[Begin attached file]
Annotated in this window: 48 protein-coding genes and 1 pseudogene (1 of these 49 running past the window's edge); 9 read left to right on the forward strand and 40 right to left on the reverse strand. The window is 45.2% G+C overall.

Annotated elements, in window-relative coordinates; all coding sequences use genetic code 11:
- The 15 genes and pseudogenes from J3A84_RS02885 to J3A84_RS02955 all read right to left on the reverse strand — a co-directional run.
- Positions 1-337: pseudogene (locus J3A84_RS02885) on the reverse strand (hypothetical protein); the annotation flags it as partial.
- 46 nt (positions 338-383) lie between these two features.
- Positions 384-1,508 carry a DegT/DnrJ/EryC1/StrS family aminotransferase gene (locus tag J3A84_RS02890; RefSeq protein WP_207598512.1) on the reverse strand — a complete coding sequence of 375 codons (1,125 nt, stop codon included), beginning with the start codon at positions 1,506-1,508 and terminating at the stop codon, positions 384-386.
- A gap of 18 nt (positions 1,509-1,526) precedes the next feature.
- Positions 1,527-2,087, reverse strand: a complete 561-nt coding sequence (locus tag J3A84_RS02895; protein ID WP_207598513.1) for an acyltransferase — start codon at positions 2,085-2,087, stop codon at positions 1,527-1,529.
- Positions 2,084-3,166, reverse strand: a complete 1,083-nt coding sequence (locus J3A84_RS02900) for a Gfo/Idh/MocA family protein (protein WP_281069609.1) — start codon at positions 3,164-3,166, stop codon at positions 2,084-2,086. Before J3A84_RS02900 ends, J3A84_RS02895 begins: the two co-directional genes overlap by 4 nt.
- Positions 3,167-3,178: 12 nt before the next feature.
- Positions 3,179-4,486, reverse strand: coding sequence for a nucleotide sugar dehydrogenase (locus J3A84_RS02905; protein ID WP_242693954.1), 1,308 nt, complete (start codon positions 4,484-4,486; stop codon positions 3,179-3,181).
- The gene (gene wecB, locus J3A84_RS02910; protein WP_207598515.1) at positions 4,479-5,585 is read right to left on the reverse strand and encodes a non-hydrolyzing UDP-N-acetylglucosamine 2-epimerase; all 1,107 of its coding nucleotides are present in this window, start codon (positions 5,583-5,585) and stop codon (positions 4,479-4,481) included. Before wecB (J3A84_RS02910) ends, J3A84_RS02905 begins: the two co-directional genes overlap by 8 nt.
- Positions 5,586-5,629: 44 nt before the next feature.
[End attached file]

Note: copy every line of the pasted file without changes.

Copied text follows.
Annotated in this window: 48 protein-coding genes and 1 pseudogene (1 of these 49 running past the window's edge); 9 read left to right on the forward strand and 40 right to left on the reverse strand. The window is 45.2% G+C overall.

Annotated elements, in window-relative coordinates; all coding sequences use genetic code 11:
- The 15 genes and pseudogenes from J3A84_RS02885 to J3A84_RS02955 all read right to left on the reverse strand — a co-directional run.
- Positions 1-337: pseudogene (locus J3A84_RS02885) on the reverse strand (hypothetical protein); the annotation flags it as partial.
- 46 nt (positions 338-383) lie between these two features.
- Positions 384-1,508 carry a DegT/DnrJ/EryC1/StrS family aminotransferase gene (locus tag J3A84_RS02890; RefSeq protein WP_207598512.1) on the reverse strand — a complete coding sequence of 375 codons (1,125 nt, stop codon included), beginning with the start codon at positions 1,506-1,508 and terminating at the stop codon, positions 384-386.
- A gap of 18 nt (positions 1,509-1,526) precedes the next feature.
- Positions 1,527-2,087, reverse strand: a complete 561-nt coding sequence (locus tag J3A84_RS02895; protein ID WP_207598513.1) for an acyltransferase — start codon at positions 2,085-2,087, stop codon at positions 1,527-1,529.
- Positions 2,084-3,166, reverse strand: a complete 1,083-nt coding sequence (locus J3A84_RS02900) for a Gfo/Idh/MocA family protein (protein WP_281069609.1) — start codon at positions 3,164-3,166, stop codon at positions 2,084-2,086. Before J3A84_RS02900 ends, J3A84_RS02895 begins: the two co-directional genes overlap by 4 nt.
- Positions 3,167-3,178: 12 nt before the next feature.
- Positions 3,179-4,486, reverse strand: coding sequence for a nucleotide sugar dehydrogenase (locus J3A84_RS02905; protein ID WP_242693954.1), 1,308 nt, complete (start codon positions 4,484-4,486; stop codon positions 3,179-3,181).
- The gene (gene wecB, locus J3A84_RS02910; protein WP_207598515.1) at positions 4,479-5,585 is read right to left on the reverse strand and encodes a non-hydrolyzing UDP-N-acetylglucosamine 2-epimerase; all 1,107 of its coding nucleotides are present in this window, start codon (positions 5,583-5,585) and stop codon (positions 4,479-4,481) included. Before wecB (J3A84_RS02910) ends, J3A84_RS02905 begins: the two co-directional genes overlap by 8 nt.
- Positions 5,586-5,629: 44 nt before the next feature.